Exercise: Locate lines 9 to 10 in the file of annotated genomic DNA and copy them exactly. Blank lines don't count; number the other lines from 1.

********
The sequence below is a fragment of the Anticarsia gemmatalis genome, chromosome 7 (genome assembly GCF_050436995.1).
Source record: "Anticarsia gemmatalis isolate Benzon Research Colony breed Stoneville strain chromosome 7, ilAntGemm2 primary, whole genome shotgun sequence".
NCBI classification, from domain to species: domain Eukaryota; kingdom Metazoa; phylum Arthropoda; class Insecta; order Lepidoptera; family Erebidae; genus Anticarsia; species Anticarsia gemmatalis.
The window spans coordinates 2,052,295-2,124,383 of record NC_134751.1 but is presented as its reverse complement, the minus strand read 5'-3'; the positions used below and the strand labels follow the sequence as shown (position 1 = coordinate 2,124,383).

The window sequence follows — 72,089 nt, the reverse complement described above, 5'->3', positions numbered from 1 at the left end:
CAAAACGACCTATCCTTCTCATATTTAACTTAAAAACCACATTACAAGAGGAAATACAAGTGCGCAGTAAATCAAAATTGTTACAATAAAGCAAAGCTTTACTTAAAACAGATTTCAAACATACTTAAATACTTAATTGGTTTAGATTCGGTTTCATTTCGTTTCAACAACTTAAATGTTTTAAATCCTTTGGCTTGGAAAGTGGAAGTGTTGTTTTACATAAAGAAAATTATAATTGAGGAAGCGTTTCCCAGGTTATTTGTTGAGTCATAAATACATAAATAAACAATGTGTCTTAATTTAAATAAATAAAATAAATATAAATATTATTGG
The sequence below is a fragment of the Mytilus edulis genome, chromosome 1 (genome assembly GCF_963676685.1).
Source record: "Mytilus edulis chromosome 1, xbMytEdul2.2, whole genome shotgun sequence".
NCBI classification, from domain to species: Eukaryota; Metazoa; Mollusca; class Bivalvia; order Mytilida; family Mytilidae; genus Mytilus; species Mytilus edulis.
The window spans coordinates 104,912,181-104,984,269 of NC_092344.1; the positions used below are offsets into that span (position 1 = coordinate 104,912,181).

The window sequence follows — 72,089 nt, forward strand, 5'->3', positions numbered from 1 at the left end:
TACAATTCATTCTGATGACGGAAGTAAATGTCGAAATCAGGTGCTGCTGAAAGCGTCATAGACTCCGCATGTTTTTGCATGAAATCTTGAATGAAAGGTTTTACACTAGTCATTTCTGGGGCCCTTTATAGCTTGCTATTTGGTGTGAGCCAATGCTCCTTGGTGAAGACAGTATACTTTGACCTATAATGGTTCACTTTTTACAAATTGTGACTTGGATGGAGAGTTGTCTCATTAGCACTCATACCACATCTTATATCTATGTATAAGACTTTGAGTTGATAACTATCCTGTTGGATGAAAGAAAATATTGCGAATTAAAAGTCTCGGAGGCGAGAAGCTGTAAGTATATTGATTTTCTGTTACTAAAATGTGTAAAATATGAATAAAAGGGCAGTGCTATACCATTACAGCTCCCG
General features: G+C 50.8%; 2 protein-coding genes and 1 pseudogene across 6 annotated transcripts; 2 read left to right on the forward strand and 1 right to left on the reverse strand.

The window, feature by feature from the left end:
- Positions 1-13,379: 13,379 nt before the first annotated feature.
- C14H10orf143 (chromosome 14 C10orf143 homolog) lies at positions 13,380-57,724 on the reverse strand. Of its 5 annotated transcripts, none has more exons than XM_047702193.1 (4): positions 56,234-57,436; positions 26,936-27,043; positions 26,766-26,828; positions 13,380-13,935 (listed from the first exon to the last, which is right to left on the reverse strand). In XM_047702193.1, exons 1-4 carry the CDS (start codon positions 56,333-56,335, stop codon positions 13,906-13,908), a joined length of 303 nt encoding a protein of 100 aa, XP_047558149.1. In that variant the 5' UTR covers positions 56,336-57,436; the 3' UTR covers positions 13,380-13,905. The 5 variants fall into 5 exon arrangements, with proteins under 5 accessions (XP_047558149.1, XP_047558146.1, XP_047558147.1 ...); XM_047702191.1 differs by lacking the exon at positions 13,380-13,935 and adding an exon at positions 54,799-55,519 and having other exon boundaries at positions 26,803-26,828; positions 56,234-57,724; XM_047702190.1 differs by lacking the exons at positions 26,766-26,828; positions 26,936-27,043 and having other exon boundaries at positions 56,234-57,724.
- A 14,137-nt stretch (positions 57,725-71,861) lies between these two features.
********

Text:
NCBI classification, from domain to species: Eukaryota; Metazoa; Mollusca; class Bivalvia; order Mytilida; family Mytilidae; genus Mytilus; species Mytilus edulis.
The window spans coordinates 104,912,181-104,984,269 of NC_092344.1; the positions used below are offsets into that span (position 1 = coordinate 104,912,181).